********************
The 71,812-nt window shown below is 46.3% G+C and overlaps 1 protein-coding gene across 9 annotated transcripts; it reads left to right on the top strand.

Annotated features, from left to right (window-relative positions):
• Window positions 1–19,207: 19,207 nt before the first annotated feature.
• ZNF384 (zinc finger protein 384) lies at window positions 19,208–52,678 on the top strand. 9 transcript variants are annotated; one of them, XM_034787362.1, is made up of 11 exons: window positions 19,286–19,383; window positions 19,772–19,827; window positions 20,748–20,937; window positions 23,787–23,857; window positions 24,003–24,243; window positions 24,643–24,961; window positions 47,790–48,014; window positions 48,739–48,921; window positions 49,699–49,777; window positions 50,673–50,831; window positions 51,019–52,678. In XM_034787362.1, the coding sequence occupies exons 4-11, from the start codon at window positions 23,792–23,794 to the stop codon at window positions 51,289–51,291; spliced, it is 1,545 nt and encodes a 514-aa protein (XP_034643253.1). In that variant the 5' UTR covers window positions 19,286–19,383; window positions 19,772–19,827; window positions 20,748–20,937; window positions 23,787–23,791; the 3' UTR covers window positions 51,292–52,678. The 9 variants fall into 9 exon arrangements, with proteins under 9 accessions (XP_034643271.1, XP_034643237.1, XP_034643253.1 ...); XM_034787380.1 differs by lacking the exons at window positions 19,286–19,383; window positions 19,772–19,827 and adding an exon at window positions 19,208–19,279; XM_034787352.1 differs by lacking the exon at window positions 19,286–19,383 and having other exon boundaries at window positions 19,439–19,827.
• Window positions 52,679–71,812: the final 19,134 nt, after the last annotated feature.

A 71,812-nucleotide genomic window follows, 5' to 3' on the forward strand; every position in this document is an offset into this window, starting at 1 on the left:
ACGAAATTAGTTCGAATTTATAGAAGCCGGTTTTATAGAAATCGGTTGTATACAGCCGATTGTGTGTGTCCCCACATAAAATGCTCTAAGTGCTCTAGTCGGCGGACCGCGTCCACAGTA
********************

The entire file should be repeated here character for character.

The 71,812-nt window shown below is 46.3% G+C and overlaps 1 protein-coding gene across 9 annotated transcripts; it reads left to right on the top strand.

Annotated features, from left to right (window-relative positions):
• Window positions 1–19,207: 19,207 nt before the first annotated feature.
• ZNF384 (zinc finger protein 384) lies at window positions 19,208–52,678 on the top strand. 9 transcript variants are annotated; one of them, XM_034787362.1, is made up of 11 exons: window positions 19,286–19,383; window positions 19,772–19,827; window positions 20,748–20,937; window positions 23,787–23,857; window positions 24,003–24,243; window positions 24,643–24,961; window positions 47,790–48,014; window positions 48,739–48,921; window positions 49,699–49,777; window positions 50,673–50,831; window positions 51,019–52,678. In XM_034787362.1, the coding sequence occupies exons 4-11, from the start codon at window positions 23,792–23,794 to the stop codon at window positions 51,289–51,291; spliced, it is 1,545 nt and encodes a 514-aa protein (XP_034643253.1). In that variant the 5' UTR covers window positions 19,286–19,383; window positions 19,772–19,827; window positions 20,748–20,937; window positions 23,787–23,791; the 3' UTR covers window positions 51,292–52,678. The 9 variants fall into 9 exon arrangements, with proteins under 9 accessions (XP_034643271.1, XP_034643237.1, XP_034643253.1 ...); XM_034787380.1 differs by lacking the exons at window positions 19,286–19,383; window positions 19,772–19,827 and adding an exon at window positions 19,208–19,279; XM_034787352.1 differs by lacking the exon at window positions 19,286–19,383 and having other exon boundaries at window positions 19,439–19,827.
• Window positions 52,679–71,812: the final 19,134 nt, after the last annotated feature.

A 71,812-nucleotide genomic window follows, 5' to 3' on the forward strand; every position in this document is an offset into this window, starting at 1 on the left:
ACGAAATTAGTTCGAATTTATAGAAGCCGGTTTTATAGAAATCGGTTGTATACAGCCGATTGTGTGTGTCCCCACATAAAATGCTCTAAGTGCTCTAGTCGGCGGACCGCGTCCACAGTA